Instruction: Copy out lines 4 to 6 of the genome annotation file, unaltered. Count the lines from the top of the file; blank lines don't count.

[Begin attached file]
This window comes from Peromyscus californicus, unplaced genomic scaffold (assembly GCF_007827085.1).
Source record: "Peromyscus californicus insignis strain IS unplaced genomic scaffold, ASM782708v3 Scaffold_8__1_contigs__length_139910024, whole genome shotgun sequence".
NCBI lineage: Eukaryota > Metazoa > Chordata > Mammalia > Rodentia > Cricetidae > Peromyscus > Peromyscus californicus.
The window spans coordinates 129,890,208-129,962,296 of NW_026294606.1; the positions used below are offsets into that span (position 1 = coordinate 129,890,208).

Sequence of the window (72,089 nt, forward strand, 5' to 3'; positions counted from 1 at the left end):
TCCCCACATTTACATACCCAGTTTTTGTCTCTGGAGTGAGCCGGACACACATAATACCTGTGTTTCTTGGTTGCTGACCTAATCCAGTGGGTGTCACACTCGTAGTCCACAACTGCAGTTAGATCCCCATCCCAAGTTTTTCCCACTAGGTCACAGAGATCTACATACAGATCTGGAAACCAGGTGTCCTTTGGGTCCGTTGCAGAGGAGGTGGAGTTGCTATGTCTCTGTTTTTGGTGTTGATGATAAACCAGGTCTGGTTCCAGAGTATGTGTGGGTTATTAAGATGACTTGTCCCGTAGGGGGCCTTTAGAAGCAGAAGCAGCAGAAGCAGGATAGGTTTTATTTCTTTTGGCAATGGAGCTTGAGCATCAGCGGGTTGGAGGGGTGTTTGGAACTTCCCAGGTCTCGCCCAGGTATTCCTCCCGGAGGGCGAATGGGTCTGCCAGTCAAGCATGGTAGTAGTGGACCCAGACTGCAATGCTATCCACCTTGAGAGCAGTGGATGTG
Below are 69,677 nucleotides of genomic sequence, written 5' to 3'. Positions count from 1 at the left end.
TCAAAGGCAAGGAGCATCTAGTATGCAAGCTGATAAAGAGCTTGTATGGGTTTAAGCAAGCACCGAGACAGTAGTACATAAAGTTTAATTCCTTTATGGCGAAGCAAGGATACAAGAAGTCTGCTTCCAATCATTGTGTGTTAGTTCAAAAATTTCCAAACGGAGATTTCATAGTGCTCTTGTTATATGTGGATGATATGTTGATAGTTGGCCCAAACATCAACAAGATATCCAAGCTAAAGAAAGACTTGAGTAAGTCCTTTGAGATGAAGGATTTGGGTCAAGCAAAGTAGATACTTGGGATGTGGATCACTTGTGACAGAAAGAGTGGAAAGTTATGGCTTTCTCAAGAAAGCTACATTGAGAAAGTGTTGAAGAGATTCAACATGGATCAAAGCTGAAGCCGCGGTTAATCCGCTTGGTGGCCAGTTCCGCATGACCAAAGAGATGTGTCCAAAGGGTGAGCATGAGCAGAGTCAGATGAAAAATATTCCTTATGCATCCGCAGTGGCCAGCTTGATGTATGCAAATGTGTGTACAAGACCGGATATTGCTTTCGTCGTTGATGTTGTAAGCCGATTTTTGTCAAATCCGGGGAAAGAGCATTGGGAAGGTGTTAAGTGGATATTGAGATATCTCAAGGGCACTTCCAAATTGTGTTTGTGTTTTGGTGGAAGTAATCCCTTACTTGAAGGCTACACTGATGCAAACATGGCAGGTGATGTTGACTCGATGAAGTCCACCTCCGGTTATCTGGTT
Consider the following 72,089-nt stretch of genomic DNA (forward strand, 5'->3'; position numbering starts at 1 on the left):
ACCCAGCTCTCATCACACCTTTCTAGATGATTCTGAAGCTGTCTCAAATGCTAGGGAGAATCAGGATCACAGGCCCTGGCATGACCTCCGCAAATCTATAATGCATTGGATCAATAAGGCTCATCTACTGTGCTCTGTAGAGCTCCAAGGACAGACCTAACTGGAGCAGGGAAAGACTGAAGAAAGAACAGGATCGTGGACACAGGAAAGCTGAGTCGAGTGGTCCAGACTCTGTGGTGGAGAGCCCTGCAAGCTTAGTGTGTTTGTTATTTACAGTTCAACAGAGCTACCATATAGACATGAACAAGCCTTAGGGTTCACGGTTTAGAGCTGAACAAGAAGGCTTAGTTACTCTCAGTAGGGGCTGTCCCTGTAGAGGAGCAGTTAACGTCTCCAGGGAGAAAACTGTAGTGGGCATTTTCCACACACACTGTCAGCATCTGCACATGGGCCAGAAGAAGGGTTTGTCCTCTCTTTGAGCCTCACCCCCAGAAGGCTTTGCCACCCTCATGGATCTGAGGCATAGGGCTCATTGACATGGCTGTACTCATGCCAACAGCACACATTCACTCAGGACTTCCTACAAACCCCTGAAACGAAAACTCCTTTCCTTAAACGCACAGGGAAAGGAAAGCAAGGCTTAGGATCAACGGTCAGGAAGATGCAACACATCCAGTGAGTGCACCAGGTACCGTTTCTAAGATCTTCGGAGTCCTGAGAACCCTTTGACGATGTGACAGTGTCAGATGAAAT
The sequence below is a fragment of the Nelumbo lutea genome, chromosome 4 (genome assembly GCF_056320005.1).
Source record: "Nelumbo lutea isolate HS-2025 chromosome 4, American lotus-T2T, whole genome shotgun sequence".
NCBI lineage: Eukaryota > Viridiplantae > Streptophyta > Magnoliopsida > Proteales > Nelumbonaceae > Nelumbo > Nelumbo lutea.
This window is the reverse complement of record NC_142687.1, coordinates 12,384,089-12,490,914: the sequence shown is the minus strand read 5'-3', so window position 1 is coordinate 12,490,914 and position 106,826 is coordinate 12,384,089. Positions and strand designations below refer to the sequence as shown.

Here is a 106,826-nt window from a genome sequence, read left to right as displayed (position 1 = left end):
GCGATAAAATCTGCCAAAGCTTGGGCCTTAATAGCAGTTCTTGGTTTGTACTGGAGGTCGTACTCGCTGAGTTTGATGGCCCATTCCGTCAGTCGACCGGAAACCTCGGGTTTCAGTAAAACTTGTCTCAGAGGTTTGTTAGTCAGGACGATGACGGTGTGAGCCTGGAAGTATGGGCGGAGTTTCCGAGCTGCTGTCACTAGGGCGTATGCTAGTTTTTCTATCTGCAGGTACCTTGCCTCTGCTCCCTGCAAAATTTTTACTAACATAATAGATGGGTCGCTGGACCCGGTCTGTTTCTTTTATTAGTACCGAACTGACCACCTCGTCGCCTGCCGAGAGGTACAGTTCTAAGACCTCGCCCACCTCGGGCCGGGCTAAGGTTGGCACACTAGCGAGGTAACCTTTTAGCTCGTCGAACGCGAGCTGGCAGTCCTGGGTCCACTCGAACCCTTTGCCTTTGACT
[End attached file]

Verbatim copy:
The window spans coordinates 129,890,208-129,962,296 of NW_026294606.1; the positions used below are offsets into that span (position 1 = coordinate 129,890,208).

Sequence of the window (72,089 nt, forward strand, 5' to 3'; positions counted from 1 at the left end):
TCCCCACATTTACATACCCAGTTTTTGTCTCTGGAGTGAGCCGGACACACATAATACCTGTGTTTCTTGGTTGCTGACCTAATCCAGTGGGTGTCACACTCGTAGTCCACAACTGCAGTTAGATCCCCATCCCAAGTTTTTCCCACTAGGTCACAGAGATCTACATACAGATCTGGAAACCAGGTGTCCTTTGGGTCCGTTGCAGAGGAGGTGGAGTTGCTATGTCTCTGTTTTTGGTGTTGATGATAAACCAGGTCTGGTTCCAGAGTATGTGTGGGTTATTAAGATGACTTGTCCCGTAGGGGGCCTTTAGAAGCAGAAGCAGCAGAAGCAGGATAGGTTTTATTTCTTTTGGCAATGGAGCTTGAGCATCAGCGGGTTGGAGGGGTGTTTGGAACTTCCCAGGTCTCGCCCAGGTATTCCTCCCGGAGGGCGAATGGGTCTGCCAGTCAAGCATGGTAGTAGTGGACCCAGACTGCAATGCTATCCACCTTGAGAGCAGTGGATGTG